1. Gathering debt statements and totaling up the debts to be paid off is the first step.
2. To have an idea of interest rates that might be available (most lenders will offer a range), making sure the information on credit reports is accurate is the next important step. Any errors found on a credit report can be reported to the credit reporting agency.
3. Looking at a variety of lenders to find the best interest rates and terms available will help when setting a goal to find a manageable payment while paying off the debt load as quickly as possible.
4. Considering member benefits or other perks that lenders may offer, such as a hardship deferral or a discount on a future loan might make a difference when choosing a lender. Then, applying for the loan that best suits the borrower’s needs is the next step in the process.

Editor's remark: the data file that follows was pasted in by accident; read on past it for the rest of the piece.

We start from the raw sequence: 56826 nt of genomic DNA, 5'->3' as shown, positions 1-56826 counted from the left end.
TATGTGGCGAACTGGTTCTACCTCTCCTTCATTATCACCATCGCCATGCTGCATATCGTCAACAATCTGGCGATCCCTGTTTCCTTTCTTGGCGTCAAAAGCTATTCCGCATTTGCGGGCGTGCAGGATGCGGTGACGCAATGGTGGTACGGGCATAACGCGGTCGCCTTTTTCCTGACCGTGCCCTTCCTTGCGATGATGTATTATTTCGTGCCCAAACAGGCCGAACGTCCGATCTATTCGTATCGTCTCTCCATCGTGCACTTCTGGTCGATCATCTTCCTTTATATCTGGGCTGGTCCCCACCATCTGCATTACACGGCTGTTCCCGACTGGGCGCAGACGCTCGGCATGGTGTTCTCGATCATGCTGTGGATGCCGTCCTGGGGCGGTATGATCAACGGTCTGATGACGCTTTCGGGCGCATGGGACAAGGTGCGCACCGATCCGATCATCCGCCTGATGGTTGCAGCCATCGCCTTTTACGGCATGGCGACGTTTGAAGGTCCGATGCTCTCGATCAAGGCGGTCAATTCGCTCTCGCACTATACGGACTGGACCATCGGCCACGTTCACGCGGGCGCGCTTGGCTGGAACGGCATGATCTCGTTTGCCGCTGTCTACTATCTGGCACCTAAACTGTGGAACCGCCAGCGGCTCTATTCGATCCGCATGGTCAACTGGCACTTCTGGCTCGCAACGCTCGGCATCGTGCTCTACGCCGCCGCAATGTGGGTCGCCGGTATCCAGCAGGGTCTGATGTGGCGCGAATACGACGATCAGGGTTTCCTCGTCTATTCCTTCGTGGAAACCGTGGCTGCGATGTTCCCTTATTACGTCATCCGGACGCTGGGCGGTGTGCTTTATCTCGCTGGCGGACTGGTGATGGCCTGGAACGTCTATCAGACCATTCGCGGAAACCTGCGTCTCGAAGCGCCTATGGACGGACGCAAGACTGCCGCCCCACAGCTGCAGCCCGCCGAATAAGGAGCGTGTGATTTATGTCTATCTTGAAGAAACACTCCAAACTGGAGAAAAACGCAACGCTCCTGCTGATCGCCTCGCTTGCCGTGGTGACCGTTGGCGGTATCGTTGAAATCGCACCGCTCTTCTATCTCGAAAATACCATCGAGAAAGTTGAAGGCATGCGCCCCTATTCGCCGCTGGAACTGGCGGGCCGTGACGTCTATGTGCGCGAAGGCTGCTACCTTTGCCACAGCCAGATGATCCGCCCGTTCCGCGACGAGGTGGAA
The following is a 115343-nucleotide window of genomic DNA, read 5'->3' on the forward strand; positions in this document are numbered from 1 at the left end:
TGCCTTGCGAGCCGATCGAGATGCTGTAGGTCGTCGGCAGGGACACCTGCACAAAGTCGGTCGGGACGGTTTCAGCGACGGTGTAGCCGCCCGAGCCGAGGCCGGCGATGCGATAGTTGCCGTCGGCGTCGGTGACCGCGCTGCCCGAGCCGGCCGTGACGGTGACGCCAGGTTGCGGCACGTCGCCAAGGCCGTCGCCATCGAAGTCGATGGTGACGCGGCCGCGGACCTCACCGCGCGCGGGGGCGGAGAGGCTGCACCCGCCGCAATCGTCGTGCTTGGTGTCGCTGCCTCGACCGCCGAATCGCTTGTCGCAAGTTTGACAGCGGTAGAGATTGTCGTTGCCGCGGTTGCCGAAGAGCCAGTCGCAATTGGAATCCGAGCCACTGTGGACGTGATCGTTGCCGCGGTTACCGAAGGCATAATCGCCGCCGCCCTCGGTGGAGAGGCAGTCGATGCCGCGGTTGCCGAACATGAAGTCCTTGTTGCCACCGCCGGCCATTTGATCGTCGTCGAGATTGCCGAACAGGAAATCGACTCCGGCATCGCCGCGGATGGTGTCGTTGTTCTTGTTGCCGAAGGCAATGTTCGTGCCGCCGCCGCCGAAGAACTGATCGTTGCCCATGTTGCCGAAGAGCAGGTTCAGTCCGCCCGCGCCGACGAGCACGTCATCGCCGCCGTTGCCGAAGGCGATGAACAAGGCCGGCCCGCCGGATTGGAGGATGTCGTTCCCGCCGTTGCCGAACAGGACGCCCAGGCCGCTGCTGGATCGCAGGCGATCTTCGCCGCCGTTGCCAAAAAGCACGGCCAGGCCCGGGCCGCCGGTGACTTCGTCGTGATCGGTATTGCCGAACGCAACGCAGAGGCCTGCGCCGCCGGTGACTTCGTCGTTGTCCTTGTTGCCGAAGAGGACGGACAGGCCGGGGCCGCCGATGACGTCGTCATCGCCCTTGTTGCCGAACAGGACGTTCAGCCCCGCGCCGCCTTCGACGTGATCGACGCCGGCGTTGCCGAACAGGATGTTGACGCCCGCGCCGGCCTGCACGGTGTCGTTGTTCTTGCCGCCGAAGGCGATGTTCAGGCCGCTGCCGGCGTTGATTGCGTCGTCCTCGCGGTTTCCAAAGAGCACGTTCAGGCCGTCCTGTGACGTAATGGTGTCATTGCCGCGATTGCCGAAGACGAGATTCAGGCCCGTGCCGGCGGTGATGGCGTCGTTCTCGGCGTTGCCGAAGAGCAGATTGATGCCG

5. Paying off old debts with the personal loan and staying current with the new loan payments will help keep things manageable. Sticking to a budget that prevents the same spending mistakes from being made again is important to keeping debt at bay.

Personal loans used for debt consolidation can help pull everything together for those who find it easier to keep up with just one monthly payment. A bonus is that because the interest rates for personal loans are typically lower than credit card interest rates, the amount paid on the total debt may be less than what would have been paid just by plugging away at those individual debts. For those who qualify for a rate that’s less than their credit card rates, a personal loan can make sense.

The Takeaway

With a personal loan from SoFi, debts can be consolidated and paid off in a way that works for your income, budget, and timeline.

Whatever payoff method you choose, the point is to do something. Having a debt reduction plan in place is key to getting rid of those financial handcuffs and being able to look forward to a successful financial future. Planning ahead, saving for specific goals, and sticking with a budget will go a long way to minimizing dependence on credit cards or high-interest loans in the future.